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Author Topic: Google's ChromeOS Laptops for $20/month  (Read 3364 times)
zridling
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« on: May 11, 2011, 01:22:33 AM »


http://blogs.forbes.com/q...e-chrome-laptops-20month/

Forbes announces that Google will announce a $20/month Chrome laptop offer today: "Having students try out the product — at a price cheaper than buying a laptop for school — amounts to a shakedown cruise for the eventual product. If successful, it also seeds the market for future demand, as students move into the workforce with expectations of working in cloud-based systems."
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I might try this out if I'm not tethered to keeping it and paying for it in full. Overall, it's not cheaper than a cheap Windows laptop/netbook. And why do business idiots always crap statements like this out: "Google Apps, an online product with features similar to Microsoft Office...." Excuse me, Google Apps doesn't even pretend to be on the same planet as MS Office; why do business media fools write it?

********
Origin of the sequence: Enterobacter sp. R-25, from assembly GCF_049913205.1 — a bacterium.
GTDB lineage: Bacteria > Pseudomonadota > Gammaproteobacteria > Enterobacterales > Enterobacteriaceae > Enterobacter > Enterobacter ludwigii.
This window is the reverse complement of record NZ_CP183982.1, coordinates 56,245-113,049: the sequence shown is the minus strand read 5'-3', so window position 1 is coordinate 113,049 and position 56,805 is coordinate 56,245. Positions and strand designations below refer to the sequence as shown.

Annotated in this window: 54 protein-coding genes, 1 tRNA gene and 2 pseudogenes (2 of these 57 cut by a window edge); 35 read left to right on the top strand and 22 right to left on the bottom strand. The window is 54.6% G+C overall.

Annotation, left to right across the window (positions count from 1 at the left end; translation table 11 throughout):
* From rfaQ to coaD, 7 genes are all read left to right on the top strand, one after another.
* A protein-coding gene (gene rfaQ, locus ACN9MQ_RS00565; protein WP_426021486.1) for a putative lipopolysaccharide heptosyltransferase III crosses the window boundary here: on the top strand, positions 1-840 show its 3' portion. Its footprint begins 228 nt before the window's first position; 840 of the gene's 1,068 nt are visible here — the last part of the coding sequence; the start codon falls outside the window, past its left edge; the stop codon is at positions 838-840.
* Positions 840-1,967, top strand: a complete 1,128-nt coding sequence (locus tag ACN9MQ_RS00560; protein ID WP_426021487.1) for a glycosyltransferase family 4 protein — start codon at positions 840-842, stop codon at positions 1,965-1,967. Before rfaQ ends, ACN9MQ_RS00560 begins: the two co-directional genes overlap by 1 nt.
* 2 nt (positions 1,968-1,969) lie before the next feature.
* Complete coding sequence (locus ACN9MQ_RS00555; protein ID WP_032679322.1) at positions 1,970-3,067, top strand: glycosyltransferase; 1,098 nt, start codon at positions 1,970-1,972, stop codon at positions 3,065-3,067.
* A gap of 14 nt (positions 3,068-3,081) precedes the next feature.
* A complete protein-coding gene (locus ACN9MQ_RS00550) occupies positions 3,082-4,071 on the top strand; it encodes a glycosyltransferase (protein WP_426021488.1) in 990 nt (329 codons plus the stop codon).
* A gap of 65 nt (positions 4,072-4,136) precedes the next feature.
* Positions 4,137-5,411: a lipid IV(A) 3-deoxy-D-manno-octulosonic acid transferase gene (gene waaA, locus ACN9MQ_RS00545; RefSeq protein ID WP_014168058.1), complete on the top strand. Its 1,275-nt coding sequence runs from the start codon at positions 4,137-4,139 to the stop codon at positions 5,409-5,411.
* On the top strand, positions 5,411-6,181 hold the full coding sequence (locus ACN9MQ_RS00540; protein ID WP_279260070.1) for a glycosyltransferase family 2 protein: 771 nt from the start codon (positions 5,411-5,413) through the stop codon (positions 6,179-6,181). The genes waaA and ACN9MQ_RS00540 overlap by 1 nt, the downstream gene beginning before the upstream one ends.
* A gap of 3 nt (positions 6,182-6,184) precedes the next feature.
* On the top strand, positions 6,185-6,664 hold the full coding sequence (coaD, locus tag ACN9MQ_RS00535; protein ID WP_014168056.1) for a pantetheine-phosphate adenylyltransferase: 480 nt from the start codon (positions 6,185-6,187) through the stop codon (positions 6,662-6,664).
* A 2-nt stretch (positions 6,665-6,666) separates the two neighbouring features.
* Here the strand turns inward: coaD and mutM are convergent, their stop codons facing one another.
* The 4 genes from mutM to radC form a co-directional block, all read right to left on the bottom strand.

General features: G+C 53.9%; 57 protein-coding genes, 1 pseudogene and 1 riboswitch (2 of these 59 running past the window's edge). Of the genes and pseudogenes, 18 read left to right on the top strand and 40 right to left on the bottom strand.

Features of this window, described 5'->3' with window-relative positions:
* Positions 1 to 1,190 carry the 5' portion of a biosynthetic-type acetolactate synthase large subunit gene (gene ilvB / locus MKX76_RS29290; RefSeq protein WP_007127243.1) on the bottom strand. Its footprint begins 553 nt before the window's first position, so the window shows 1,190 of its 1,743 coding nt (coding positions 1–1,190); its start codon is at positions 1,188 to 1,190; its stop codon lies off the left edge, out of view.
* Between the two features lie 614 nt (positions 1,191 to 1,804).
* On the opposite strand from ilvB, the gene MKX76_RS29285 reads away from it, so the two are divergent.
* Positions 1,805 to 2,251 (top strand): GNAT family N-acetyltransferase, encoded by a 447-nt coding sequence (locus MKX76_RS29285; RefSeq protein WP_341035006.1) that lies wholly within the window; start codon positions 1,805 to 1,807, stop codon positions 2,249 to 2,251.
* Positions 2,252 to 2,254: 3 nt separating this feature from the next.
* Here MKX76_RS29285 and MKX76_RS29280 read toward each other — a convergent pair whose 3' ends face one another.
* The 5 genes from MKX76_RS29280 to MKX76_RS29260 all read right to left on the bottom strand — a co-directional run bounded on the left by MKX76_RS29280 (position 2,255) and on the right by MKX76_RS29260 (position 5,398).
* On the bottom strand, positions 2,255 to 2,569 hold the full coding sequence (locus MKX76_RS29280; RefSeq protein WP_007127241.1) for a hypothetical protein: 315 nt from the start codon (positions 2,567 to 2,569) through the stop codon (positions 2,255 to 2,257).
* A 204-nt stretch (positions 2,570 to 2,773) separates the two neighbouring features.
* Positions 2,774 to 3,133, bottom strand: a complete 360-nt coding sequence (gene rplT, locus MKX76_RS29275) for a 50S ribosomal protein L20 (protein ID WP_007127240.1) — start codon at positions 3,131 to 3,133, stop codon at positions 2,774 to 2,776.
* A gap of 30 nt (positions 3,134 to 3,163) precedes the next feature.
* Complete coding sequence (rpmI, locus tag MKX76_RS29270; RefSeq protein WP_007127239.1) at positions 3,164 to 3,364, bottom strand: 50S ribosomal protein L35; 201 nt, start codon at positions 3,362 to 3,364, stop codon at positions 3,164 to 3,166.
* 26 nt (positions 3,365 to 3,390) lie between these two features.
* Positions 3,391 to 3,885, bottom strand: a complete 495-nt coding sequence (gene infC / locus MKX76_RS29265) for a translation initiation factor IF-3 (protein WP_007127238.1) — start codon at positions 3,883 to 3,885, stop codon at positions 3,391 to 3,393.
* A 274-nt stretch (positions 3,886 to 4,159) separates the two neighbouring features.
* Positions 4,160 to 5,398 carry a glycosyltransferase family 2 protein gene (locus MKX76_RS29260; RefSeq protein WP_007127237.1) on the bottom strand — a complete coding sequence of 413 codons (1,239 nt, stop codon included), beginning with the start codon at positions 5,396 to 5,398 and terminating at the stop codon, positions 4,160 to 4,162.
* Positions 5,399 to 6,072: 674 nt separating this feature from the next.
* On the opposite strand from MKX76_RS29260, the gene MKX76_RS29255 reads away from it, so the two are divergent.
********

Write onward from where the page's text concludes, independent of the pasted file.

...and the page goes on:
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- zaine (on Google+)
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« Reply #1 on: May 11, 2011, 01:30:33 AM »

Quote
...“student package”  that combines both hardware and online services, according to a senior Google executive.  The product is almost certainly a precursor to an enterprise offering.

Well, building up to it makes sense. We'll see though. I don't know anyone that uses Google Apps in the real world that doesn't prefer MS Office... Online makes sharing easier though. But I think I'd rather just see the ability to open a URL in Office and save it to the cloud. Oh, that's Sharepoint I believe... Or perhaps any one of a trillion issue trackers...

$20 is hard to beat though. Now, how much was that broadband connection? cheesy
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zridling
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« Reply #2 on: June 09, 2011, 04:00:24 AM »

iFixit.com breaks down the Samsung Series 5 3G Chromebook:
http://www.ifixit.com/Tea...hromebook-Teardown/5939/1
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- zaine (on Google+)